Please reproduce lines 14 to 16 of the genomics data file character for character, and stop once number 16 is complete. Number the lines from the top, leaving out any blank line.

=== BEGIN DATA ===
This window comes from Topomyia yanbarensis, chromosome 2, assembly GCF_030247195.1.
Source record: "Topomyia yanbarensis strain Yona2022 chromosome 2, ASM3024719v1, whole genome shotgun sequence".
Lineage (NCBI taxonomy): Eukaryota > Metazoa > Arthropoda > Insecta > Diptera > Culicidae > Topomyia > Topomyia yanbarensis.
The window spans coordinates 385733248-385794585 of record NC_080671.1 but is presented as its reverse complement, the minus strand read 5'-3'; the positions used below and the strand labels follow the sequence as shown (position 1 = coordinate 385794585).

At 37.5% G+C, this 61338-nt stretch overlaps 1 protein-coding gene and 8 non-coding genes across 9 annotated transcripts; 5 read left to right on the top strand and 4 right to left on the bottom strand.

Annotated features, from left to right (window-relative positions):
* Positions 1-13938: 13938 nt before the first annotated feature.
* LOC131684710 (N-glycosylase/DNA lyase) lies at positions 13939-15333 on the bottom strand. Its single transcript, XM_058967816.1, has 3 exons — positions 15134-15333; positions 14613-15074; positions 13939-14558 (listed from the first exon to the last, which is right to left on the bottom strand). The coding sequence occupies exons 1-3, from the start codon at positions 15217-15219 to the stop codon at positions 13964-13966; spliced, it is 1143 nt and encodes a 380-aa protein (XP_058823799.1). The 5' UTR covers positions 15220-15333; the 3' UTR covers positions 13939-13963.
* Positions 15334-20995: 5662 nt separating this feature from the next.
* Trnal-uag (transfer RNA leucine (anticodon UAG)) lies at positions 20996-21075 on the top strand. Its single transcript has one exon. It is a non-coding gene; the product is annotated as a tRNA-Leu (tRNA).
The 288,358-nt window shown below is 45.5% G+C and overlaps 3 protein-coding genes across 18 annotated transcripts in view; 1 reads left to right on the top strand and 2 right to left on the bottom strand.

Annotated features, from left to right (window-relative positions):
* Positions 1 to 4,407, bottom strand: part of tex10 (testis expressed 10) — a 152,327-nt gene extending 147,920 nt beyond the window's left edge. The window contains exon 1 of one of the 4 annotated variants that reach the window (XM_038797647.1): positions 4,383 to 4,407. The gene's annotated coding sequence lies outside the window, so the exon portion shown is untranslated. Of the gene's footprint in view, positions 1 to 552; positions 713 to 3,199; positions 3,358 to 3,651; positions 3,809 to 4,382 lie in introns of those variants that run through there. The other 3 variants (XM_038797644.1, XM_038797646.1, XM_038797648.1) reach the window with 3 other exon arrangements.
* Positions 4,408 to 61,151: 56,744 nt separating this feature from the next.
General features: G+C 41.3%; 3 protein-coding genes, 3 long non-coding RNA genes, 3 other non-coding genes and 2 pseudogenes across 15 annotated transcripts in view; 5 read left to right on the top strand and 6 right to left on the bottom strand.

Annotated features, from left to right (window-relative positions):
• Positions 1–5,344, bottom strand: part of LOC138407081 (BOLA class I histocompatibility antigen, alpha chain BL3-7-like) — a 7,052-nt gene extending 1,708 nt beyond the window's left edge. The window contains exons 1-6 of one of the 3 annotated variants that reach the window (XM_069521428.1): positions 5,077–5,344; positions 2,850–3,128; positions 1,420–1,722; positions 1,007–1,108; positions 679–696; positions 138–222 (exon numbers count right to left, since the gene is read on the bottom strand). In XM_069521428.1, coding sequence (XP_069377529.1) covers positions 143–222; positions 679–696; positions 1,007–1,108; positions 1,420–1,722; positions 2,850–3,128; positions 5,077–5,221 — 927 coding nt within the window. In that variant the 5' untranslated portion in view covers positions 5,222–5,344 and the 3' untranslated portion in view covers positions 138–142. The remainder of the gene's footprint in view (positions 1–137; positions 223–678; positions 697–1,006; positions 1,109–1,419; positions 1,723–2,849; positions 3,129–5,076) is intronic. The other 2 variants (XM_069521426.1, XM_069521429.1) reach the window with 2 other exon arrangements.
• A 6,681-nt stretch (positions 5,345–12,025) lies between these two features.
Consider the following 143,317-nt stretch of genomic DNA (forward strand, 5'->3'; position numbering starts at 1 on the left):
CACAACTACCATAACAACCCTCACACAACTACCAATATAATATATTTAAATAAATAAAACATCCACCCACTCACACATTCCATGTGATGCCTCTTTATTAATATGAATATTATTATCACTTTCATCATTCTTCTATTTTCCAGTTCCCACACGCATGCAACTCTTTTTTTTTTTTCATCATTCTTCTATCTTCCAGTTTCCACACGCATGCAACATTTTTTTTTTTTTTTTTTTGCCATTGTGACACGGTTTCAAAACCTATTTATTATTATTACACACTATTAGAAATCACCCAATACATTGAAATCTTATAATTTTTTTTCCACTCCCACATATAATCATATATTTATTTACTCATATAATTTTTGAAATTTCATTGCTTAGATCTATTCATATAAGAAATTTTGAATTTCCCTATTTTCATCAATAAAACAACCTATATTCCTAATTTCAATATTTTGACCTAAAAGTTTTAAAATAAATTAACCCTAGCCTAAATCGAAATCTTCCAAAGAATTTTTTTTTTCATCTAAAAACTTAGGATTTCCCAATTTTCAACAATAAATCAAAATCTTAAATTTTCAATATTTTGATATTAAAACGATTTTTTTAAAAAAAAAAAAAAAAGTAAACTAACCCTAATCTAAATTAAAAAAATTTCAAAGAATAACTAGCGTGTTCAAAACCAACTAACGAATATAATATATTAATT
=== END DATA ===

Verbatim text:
* Positions 4,408 to 61,151: 56,744 nt separating this feature from the next.
General features: G+C 41.3%; 3 protein-coding genes, 3 long non-coding RNA genes, 3 other non-coding genes and 2 pseudogenes across 15 annotated transcripts in view; 5 read left to right on the top strand and 6 right to left on the bottom strand.

Annotated features, from left to right (window-relative positions):